In all of the DehRhb structures, the catalytic water molecule is positioned for potential deprotonation by His183. The water is close to the plane of the imidazole group of this histidine and to the potential hydrogen atom position of the ND1 atom (Fig. 6C). In the DehRhb enzyme the catalytic water is far from the plane of the carboxylate group of Asp186, which makes water deprotonation by this residue unlikely.

In the DehlVa structure, the catalytic water is lying in a position convenient for deprotonation by the corresponding Asp181, in the plane of its carboxylate group (Fig. 6B). When the structures of the propionate intermediate complexes of DehIVa and DehRhb are superimposed, the corresponding Asp181 and Asp186 have similar orientations. However, the catalytic water in DehRhb is shifted by ∼1.5 Å away from the plane of the aspartate carboxylate group (Fig. 6A). We therefore propose that for the DehRhb enzyme, the catalytic water is activated by the His183-Glu21 dyad (Fig. 7) and not by the conserved Asp186-Lys157 pair, as in previously characterized l-HADs.

Figure 7.

Proposed reaction mechanism of DehRhb. (A) First step in the reaction: the SN2 nucleophilic attack by the catalytic Asp18 carboxylate group on the C2 carbon of the substrate forming an ester intermediate. (B) Second step in the reaction: the nucleophilic attack on the ester intermediate by a water molecule activated by His183 which makes an ion pair with Glu21. This results in the formation of d-2-hydroxyalkanoic acid and the release of the free halide. (C) Formation and release of the product d-2-hydroxyalkanoic acid and restoration of the active site residue Asp18.


DehRhb from a marine bacterium in the Rhodobacteraceae family shows highest activity towards brominated substrates with short carbon chains (≤C3). The enzyme shows a high tolerance to solvents and is stable for 90 min at temperatures of up to 50 °C, with an optimal activity at 55 °C.

The DehRhb, that is both solvent and thermally stable, has the potential to be used for industrial applications in the pharmaceutical sector for the production of optically pure drug intermediates, including hydroxyalkanoic and haloalkanoic acids. The DehRhb enzyme has kinetic reaction values comparable with those of other characterized l-HADs.

The crystal structures of the complexes of DehRhb formed with covalently bound substrates MCAA and MCPA have confirmed Asp18 as the main catalytic residue in this enzyme. Residues His183 and Glu21 in the active site of DehRhb are proposed to form a dyad, which activates the catalytic water for attack of the ester intermediate in the second part of the dehalogenase reaction. The structure of the Michaelis complex for DehRhb with the longer-chain substrate MCBA shows that there is a steric clash of this substrate C4 atom within the active site. This prevents it from occupying a favourable position for dehalogenation, which explains why it is a poor substrate.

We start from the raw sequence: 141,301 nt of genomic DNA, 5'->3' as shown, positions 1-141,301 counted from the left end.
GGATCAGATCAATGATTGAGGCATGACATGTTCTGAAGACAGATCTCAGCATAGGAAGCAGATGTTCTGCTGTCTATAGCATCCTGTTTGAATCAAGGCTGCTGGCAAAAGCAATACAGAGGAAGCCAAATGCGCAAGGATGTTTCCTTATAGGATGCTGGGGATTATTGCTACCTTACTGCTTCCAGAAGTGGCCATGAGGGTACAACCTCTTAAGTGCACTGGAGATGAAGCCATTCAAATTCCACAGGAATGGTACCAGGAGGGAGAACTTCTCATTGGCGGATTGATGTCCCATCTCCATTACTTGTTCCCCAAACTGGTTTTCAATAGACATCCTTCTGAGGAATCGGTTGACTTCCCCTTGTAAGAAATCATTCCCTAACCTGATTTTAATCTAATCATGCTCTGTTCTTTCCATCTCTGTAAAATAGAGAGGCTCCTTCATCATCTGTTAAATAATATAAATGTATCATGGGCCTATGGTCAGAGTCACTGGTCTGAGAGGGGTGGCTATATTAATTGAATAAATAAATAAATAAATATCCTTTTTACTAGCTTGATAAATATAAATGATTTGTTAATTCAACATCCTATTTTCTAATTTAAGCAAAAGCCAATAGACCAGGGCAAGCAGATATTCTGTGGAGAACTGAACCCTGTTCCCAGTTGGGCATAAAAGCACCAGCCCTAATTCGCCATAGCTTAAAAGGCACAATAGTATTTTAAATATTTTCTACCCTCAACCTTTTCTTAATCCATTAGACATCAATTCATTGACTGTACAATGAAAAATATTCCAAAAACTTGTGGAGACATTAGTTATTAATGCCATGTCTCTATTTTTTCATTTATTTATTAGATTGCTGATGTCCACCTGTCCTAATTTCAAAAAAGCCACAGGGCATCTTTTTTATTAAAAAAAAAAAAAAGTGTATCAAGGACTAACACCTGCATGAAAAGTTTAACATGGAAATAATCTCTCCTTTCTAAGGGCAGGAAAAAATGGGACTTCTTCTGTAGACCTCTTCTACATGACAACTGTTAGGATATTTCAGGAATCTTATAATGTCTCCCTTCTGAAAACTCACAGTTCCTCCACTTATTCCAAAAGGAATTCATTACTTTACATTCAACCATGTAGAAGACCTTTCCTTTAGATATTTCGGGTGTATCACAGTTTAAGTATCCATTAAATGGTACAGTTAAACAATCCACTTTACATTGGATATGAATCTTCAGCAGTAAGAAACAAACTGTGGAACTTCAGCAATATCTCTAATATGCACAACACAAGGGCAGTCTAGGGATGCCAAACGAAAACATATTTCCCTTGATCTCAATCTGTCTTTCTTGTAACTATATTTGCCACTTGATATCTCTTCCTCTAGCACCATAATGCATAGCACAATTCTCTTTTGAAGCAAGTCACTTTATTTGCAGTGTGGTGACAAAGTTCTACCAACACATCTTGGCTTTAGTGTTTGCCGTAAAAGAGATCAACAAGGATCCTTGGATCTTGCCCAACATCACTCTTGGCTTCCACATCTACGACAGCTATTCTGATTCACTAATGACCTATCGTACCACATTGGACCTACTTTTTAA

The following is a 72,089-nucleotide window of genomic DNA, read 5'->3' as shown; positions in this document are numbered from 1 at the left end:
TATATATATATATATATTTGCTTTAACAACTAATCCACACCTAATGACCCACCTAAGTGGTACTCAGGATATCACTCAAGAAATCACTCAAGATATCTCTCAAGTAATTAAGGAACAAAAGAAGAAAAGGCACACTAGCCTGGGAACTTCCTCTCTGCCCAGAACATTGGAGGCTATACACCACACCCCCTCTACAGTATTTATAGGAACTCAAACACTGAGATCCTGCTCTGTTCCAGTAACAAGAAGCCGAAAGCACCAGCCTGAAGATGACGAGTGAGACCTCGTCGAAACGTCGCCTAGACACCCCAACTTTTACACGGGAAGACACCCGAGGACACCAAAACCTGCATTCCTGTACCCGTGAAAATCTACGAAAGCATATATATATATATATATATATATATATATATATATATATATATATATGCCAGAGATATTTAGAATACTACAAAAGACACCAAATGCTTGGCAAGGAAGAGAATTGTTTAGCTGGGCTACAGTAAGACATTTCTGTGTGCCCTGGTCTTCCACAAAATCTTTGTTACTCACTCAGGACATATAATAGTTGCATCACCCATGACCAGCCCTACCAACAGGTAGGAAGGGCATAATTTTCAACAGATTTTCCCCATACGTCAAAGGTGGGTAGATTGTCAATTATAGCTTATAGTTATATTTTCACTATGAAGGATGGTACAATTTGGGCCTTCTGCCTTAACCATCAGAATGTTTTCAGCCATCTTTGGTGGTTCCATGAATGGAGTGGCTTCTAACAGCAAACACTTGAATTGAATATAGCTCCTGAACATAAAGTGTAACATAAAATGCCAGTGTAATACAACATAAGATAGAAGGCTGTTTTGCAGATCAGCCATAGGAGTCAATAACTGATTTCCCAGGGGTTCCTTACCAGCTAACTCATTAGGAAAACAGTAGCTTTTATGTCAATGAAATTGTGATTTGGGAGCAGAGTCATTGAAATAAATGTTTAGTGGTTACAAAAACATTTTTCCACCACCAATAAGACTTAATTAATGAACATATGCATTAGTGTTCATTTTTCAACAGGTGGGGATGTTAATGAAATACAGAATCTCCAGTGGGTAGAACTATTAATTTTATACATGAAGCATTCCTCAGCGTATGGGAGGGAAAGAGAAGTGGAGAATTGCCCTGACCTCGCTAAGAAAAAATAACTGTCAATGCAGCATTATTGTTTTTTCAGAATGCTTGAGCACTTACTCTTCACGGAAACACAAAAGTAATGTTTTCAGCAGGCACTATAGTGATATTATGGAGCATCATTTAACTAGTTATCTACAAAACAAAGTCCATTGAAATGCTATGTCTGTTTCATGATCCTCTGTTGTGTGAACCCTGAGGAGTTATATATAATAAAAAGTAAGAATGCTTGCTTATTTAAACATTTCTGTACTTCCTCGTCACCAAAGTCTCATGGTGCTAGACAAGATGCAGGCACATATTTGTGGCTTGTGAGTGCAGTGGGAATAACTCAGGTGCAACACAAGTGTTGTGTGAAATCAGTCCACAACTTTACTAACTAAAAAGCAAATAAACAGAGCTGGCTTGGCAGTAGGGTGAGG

The different structures of DehRhb reported in this paper have provided an insight into the mechanism of this marine l-HAD enzyme, which appears to be novel with respect to the active-site residues involved in water activation. In DehRhb the catalytic water molecule appears to be activated by a His/Glu dyad, which is not present in other l-HADs. The DehRhb enzyme therefore represents a new member within the l-HAD enzyme family and shows features that have not been previously observed in related l-HAD enzymes.

Material and methods

Gene identification, cloning and overexpression

A bacterium from the Rhodobacteraceae family was isolated from a polychaeta worm collected from Tralee beach, Argyll, UK, which tested positive for l-HAD activity towards the substrate MCPA. The Rhodobacteraceae genome was sequenced using an Illumina GA2 sequencer. Using the ncbi blast tool [40] on a Galaxy bioinformatics pipeline [41], a single l-HAD gene (DehRhb) was identified within the 4.5 Mbp genome. The DehRhb sequence has been deposited in the GenBank databank with the accession number JX868516.

The DehRhb gene was cloned from genomic DNA into the pET-28a multicopy plasmid with the incorporation of an N-terminal His-tag. The DehRhb protein was overexpressed in BL21-CodonPlus (DE3)-RIPL E. coli and the recombinant protein was purified by nickel affinity chromatography and gel-filtration chromatography on a Superdex 75 column. The purified protein was stored in 0.1 m Tris/H2SO4 (pH 8.2) containing 0.1 m NaCl (buffer C). The purity of the recombinant DehRhb was analysed using SDS/PAGE [42].

Enzyme activity

l-HAD activity was measured using a previously described colorimetric assay [43] with some modifications. The assay solution had final concentrations of 1 mm Hepes, 1 mm EDTA, 20 mm sodium sulfate, 10 mm substrate and 20 μg·mL−1 of phenol red (pH 8.2). To initiate the assay, 180 μL of dehalogenase assay solution was mixed with 20 μL of purified protein (0.2 mg·mL−1 in buffer C). Unless stated otherwise all reactions were carried out at 25 °C with MCAA as the substrate. The reaction was followed by measuring a decrease in absorbance at 540 nm. To produce a standard curve, the standard dehalogenase assay solution was mixed with 1 m HCl to final concentrations of 0–2 mm in a total volume of 200 μL. As the temperature was found to have a slight effect on the activity of the assay, standard curves were performed at 10 °C intervals from 25 to 65 °C.

Biochemical characterization

Activity assay experiments

The optimal temperature of the enzyme was determined by performing the assay at temperatures between 25 and 65 °C. The assay solution was preincubated at the set temperatures for 5 min before addition of enzyme.